As for the film itself, the story is quite out there. It concerns a futuristic dystopia wherein arts are prohibited. There are many other weird facets to the story that, if you would like to know them, can be found on the film’s Wikipedia. However, beware, as is often the case, it is rife with spoilers. Perhaps if the film the protagonist was obsessed with, and that this one cribs from, were not Casablanca my take on the film would be somewhat different, as Casablanca is too often referenced, lampooned and cribbed from. It’s also a very high-concept idea with a seemingly rather low budget. Something else I learned about this film was that is was shot on VHS, which I was not aware of, so that is a mark of distinction as older formats are having a renaissance, most notably as featured in Super 8 and the upcoming V/H/S.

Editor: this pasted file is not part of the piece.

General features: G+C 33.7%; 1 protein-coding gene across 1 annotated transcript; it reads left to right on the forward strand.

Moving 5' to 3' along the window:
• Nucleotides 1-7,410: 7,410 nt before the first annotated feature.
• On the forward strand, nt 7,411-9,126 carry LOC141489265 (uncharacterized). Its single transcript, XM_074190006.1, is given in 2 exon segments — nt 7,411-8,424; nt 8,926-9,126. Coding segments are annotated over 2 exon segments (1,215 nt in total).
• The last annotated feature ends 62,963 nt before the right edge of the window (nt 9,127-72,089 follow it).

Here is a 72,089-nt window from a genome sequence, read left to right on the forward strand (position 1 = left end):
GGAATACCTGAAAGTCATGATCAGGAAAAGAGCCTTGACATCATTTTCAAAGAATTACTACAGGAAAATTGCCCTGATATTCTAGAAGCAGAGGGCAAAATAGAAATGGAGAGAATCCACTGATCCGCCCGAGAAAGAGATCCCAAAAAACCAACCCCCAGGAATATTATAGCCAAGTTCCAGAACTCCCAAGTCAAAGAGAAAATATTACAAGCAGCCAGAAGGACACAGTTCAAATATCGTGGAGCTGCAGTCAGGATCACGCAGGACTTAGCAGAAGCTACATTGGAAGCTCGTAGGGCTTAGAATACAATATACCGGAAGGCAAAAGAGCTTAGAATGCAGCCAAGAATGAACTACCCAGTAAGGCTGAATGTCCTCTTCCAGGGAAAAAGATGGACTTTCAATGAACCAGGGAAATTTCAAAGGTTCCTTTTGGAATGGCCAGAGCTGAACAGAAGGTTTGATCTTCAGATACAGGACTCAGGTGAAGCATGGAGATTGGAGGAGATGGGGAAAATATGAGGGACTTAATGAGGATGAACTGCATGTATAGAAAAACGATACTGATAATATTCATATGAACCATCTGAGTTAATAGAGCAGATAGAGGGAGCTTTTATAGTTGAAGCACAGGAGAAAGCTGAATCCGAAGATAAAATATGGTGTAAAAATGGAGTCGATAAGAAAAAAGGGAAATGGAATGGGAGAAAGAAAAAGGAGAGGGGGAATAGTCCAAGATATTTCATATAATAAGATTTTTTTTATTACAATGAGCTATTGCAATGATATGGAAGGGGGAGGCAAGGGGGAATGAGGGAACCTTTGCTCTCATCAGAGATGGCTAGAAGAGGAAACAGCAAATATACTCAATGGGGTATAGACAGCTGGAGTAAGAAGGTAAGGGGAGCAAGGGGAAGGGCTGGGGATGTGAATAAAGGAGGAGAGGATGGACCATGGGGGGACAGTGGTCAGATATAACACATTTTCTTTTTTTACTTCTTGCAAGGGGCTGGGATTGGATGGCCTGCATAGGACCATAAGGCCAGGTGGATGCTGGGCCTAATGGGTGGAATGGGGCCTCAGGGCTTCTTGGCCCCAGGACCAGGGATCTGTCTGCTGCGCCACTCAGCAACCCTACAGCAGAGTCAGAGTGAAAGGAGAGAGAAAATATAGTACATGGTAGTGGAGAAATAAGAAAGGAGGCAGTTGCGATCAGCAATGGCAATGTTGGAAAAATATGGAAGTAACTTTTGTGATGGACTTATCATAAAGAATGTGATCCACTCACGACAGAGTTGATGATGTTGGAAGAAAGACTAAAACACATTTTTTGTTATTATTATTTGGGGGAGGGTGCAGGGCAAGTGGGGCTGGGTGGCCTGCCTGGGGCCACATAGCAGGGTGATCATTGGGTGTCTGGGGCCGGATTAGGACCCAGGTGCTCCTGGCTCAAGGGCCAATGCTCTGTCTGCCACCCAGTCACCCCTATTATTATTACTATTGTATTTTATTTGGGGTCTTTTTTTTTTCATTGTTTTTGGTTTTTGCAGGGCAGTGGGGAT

The Beastmaster (1982)

“Born with the courage of an eagle, the strength of a black tiger, and the power of a god.” With a tagline like that you know what you’re getting from The Beastmaster, do you not? Essentially, it combines sword-and-sorcery precepts with a dash of Tarzan and there you have it. Plus, it’s another one wherein if you read any synopses you can see how it would end up on a list such as this one. One thing that has occurred to me is that aesthetically this is rather more like what Masters of the Universe would have been had they not employed the-fish-out-of-water element in their telling.

The Redeemer: Son of Satan! (1978)